As America’s opioid crisis rages on, dangerous new synthetic opioids continue to flood the illicit drug market, increasing the risk of overdose and deaths for those who abuse opioid drugs. One of these dangerous drugs is known as carfentanil: a deadly synthetic opioid that is intended for large animals but is being abused by humans instead.

About Carfentanil

Carfentanil is a synthetic opioid drug and an analog of fentanyl. It is touted as one of the most potent opioids known and commercially used. Carfentanil is 100 times more potent than fentanyl, which is a powerful narcotic that has a very high risk for addiction and dependence itself.1,2

According to the United States Drug Enforcement Administration (DEA), carfentanil is used as a sedative or general anesthesia for large animals such as elephants and hippos, but it has not been approved for human use. Carfentanil and other fentanyl-related compounds come in several different forms, including:

  • Powder
  • Tablets
  • Spray
  • Blotter paper

These dangerous substances can also be inhaled via airborne powder or absorbed through the skin. Just 2 milligrams of fentanyl-related compounds can be deadly.3

Prevalence of Carfentanil Abuse

According to the National Institute on Drug Abuse (NIDA), carfentanil has been linked to a significant number of overdose deaths across the nation. It is also very likely that it is frequently mixed with heroin, cocaine and other street drugs, further increasing its danger to consumers.4 Many people may not even know they are consuming it and even just a tiny bit could cause an overdose or even death.

Despite its deadly effects, the use of carfentanil seems to be increasing. A spokesperson from the DEA told National Public Radio (NPR) reporters that more than 230 drug overdoses in Akron, Ohio (14 of which were fatal) were eventually linked to carfentanil and similar carfentanil outbreaks in other states such as Rhode Island, Kentucky, Indiana, Illinois, West Virginia, New Jersey, Georgia and Florida soon followed.5

Carfentanil is often sold by illicit sellers in China and shipped into America via the U.S. Postal Service.

Dangers of Carfentanil Use

Since carfentanil is intended for animal use, the effects of the drug on humans are not well known. What is known, however, is that trace amounts of the substance can result in overdose. The next most common effect is death.

While this should be enough to keep people from abusing this deadly synthetic opioid, many individuals are unaware that they are ingesting it, as it is colorless, odorless, and can be easily mixed into a batch of heroin or cocaine that has been purchased on the street or through a dealer.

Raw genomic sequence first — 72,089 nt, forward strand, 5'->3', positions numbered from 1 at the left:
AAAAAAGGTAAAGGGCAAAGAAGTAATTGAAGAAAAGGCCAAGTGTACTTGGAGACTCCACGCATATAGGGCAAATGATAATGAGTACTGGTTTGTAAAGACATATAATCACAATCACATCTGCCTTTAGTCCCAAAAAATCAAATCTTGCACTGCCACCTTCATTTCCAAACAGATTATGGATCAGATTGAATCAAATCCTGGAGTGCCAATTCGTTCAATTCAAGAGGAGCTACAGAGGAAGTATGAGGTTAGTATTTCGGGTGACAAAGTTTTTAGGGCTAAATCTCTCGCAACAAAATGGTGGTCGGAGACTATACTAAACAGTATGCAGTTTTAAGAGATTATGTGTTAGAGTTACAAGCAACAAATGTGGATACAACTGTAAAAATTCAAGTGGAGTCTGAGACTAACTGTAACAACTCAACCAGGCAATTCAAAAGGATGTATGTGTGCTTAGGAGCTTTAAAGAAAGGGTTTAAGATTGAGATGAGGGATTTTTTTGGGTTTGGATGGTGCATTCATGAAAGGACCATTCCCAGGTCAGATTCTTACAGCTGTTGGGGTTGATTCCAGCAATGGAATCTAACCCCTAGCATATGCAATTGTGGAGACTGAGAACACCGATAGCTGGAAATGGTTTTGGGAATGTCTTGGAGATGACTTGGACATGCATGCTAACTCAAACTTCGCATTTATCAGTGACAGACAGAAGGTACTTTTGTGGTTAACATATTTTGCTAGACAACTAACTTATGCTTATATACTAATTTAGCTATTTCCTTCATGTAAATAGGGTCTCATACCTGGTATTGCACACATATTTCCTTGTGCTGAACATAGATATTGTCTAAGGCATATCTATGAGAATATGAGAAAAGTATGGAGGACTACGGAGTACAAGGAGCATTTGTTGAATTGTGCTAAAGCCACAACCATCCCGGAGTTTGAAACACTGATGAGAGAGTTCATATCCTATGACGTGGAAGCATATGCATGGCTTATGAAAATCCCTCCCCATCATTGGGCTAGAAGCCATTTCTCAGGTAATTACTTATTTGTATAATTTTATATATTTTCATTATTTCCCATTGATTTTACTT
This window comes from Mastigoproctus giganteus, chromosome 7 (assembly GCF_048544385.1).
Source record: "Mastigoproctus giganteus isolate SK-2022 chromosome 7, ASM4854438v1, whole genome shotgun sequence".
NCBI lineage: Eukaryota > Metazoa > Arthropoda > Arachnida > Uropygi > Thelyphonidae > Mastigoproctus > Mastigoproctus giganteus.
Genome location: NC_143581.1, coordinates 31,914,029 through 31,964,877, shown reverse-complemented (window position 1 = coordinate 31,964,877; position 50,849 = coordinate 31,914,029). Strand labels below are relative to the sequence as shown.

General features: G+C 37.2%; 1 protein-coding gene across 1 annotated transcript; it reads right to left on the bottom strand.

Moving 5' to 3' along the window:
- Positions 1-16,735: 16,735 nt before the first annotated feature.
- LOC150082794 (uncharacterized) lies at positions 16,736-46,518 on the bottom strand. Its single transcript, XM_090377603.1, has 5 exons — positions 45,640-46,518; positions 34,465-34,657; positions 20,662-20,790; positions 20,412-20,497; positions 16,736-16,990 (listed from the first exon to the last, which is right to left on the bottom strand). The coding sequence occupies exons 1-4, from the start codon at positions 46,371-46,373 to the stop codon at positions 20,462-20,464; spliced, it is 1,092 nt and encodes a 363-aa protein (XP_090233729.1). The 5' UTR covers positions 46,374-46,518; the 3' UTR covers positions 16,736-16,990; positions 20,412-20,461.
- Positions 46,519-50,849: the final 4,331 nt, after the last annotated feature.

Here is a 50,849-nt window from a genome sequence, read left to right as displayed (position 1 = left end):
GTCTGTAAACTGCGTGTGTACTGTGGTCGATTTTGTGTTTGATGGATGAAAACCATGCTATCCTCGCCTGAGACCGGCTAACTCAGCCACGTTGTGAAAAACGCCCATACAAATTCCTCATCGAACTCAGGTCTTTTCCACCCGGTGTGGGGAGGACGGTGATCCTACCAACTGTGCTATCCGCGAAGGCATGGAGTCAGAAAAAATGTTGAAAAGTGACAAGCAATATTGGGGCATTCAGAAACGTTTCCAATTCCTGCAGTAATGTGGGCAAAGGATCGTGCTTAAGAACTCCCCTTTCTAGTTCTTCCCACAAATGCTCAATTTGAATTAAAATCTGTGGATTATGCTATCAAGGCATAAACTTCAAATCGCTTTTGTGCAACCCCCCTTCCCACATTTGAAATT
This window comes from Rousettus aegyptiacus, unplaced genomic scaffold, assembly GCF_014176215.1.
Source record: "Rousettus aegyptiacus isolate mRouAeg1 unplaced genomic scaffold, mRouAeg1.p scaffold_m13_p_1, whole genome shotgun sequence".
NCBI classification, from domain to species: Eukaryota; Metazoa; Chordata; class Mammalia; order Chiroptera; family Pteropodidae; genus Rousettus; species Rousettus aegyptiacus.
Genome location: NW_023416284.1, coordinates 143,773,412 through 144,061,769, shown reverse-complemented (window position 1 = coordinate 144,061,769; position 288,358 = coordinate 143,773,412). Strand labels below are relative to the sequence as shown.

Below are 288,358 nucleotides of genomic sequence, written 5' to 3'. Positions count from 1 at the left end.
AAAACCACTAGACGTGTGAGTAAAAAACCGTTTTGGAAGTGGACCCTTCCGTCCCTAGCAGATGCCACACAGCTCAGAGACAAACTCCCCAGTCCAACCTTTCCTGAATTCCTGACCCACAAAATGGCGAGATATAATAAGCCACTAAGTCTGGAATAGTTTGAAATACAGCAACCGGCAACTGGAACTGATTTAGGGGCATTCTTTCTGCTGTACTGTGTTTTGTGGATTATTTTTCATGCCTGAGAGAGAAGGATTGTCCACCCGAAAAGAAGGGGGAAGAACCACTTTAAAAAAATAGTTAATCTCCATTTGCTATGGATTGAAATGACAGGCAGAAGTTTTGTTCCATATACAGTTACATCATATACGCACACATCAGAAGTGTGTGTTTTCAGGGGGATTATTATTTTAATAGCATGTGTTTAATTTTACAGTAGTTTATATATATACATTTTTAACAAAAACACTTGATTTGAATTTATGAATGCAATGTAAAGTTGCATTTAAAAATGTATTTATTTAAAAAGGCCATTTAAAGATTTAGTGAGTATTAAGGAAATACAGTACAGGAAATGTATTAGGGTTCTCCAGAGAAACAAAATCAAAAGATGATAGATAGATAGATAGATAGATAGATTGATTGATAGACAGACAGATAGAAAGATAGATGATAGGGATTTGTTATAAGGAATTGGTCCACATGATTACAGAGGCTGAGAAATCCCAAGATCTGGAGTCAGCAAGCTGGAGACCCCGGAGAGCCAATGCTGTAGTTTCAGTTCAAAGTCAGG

Drug Detox Is Just the Beginning

Physical dependence and addiction to carfentanil, fentanyl, and other synthetic opioids are extremely dangerous and should be addressed immediately. Medically assisted drug detox is the safest way to withdrawal from these substances before beginning a comprehensive addiction treatment program.

Since many individuals who use synthetic opioids may also be unintentionally taking other synthetic substances, it is essential that they complete an individualized and carefully-monitored program at a detox center that will design a treatment plan based on the individual’s unique circumstances and needs.

Polysubstance drug detox is highly complex and unpredictable and should always be completed in a medically monitored environment, such as a detox center. This environment will provide the safest and most comfortable detox experience possible, and a professional treatment team will be able to provide reputable recommendations for ongoing addiction treatment. This may include inpatient or outpatient rehab, sober living, and/or aftercare programs.

While drug detox for carfentanil and other fentanyl-related substances is a major step towards sobriety, it is merely the first. A drug and alcohol detox program should be the first stepping stone in a comprehensive treatment plan for opioid addiction. If you and a loved one need help getting started with this first step, please contact Hill Country Detox today to learn more about our medically assisted drug detox programs near Austin, Texas.

 

References:

  1. https://pubchem.ncbi.nlm.nih.gov/compound/carfentanil
  2. https://www.drugs.com/fentanyl.html
  3. https://www.dea.gov/divisions/hq/2016/hq092216.shtml
  4. https://www.drugabuse.gov/drugs-abuse/emerging-trends-alerts
  5. http://www.npr.org/2017/03/11/519649096/can-china-ban-on-deadly-opioid-save-lives-in-the-u-s
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